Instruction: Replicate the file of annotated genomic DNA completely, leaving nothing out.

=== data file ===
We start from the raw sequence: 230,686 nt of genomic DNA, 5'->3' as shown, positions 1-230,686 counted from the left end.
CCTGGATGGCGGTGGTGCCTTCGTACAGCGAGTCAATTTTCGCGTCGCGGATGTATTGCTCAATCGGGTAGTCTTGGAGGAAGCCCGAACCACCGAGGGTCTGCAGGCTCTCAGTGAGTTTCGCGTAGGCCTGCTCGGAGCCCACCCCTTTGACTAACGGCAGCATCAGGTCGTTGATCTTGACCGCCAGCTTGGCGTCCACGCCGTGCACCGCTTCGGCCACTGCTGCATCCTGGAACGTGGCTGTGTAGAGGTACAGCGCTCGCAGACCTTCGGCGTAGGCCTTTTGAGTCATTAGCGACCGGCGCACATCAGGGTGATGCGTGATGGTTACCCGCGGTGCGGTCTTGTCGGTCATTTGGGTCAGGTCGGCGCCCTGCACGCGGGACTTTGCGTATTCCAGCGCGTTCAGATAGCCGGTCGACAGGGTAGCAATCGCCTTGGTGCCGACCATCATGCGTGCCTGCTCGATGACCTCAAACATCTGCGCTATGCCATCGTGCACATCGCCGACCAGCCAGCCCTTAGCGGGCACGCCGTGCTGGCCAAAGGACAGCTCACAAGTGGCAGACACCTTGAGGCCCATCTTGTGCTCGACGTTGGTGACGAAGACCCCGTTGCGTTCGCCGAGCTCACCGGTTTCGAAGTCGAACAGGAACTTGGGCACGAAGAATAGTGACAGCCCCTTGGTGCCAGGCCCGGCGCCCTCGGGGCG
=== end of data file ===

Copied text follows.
We start from the raw sequence: 230,686 nt of genomic DNA, 5'->3' as shown, positions 1-230,686 counted from the left end.
CCTGGATGGCGGTGGTGCCTTCGTACAGCGAGTCAATTTTCGCGTCGCGGATGTATTGCTCAATCGGGTAGTCTTGGAGGAAGCCCGAACCACCGAGGGTCTGCAGGCTCTCAGTGAGTTTCGCGTAGGCCTGCTCGGAGCCCACCCCTTTGACTAACGGCAGCATCAGGTCGTTGATCTTGACCGCCAGCTTGGCGTCCACGCCGTGCACCGCTTCGGCCACTGCTGCATCCTGGAACGTGGCTGTGTAGAGGTACAGCGCTCGCAGACCTTCGGCGTAGGCCTTTTGAGTCATTAGCGACCGGCGCACATCAGGGTGATGCGTGATGGTTACCCGCGGTGCGGTCTTGTCGGTCATTTGGGTCAGGTCGGCGCCCTGCACGCGGGACTTTGCGTATTCCAGCGCGTTCAGATAGCCGGTCGACAGGGTAGCAATCGCCTTGGTGCCGACCATCATGCGTGCCTGCTCGATGACCTCAAACATCTGCGCTATGCCATCGTGCACATCGCCGACCAGCCAGCCCTTAGCGGGCACGCCGTGCTGGCCAAAGGACAGCTCACAAGTGGCAGACACCTTGAGGCCCATCTTGTGCTCGACGTTGGTGACGAAGACCCCGTTGCGTTCGCCGAGCTCACCGGTTTCGAAGTCGAACAGGAACTTGGGCACGAAGAATAGTGACAGCCCCTTGGTGCCAGGCCCGGCGCCCTCGGGGCG